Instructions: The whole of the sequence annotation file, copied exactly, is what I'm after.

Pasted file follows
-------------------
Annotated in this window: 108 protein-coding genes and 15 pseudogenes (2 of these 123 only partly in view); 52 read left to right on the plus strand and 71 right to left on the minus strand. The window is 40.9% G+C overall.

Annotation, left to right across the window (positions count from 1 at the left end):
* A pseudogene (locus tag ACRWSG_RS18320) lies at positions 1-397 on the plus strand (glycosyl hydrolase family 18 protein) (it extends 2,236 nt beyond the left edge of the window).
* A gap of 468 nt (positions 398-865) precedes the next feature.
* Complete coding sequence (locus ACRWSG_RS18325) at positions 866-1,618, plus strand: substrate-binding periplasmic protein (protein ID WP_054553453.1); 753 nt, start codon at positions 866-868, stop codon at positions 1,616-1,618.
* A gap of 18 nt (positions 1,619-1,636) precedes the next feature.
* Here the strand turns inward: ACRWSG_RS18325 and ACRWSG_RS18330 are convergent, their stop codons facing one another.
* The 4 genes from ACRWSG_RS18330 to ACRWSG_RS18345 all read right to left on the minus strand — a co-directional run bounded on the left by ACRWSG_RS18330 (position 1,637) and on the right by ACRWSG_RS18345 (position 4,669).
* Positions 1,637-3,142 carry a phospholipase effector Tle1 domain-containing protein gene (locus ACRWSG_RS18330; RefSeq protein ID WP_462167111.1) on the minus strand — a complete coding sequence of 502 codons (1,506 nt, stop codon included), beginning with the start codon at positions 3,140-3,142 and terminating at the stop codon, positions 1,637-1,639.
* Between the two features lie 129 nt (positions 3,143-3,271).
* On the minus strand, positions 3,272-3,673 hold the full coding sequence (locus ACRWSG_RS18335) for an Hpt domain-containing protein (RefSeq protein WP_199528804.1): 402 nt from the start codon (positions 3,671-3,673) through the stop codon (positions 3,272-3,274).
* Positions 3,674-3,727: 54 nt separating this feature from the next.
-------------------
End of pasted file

Annotated in this window: 108 protein-coding genes and 15 pseudogenes (2 of these 123 only partly in view); 52 read left to right on the plus strand and 71 right to left on the minus strand. The window is 40.9% G+C overall.

Annotation, left to right across the window (positions count from 1 at the left end):
* A pseudogene (locus tag ACRWSG_RS18320) lies at positions 1-397 on the plus strand (glycosyl hydrolase family 18 protein) (it extends 2,236 nt beyond the left edge of the window).
* A gap of 468 nt (positions 398-865) precedes the next feature.
* Complete coding sequence (locus ACRWSG_RS18325) at positions 866-1,618, plus strand: substrate-binding periplasmic protein (protein ID WP_054553453.1); 753 nt, start codon at positions 866-868, stop codon at positions 1,616-1,618.
* A gap of 18 nt (positions 1,619-1,636) precedes the next feature.
* Here the strand turns inward: ACRWSG_RS18325 and ACRWSG_RS18330 are convergent, their stop codons facing one another.
* The 4 genes from ACRWSG_RS18330 to ACRWSG_RS18345 all read right to left on the minus strand — a co-directional run bounded on the left by ACRWSG_RS18330 (position 1,637) and on the right by ACRWSG_RS18345 (position 4,669).
* Positions 1,637-3,142 carry a phospholipase effector Tle1 domain-containing protein gene (locus ACRWSG_RS18330; RefSeq protein ID WP_462167111.1) on the minus strand — a complete coding sequence of 502 codons (1,506 nt, stop codon included), beginning with the start codon at positions 3,140-3,142 and terminating at the stop codon, positions 1,637-1,639.
* Between the two features lie 129 nt (positions 3,143-3,271).
* On the minus strand, positions 3,272-3,673 hold the full coding sequence (locus ACRWSG_RS18335) for an Hpt domain-containing protein (RefSeq protein WP_199528804.1): 402 nt from the start codon (positions 3,671-3,673) through the stop codon (positions 3,272-3,274).
* Positions 3,674-3,727: 54 nt separating this feature from the next.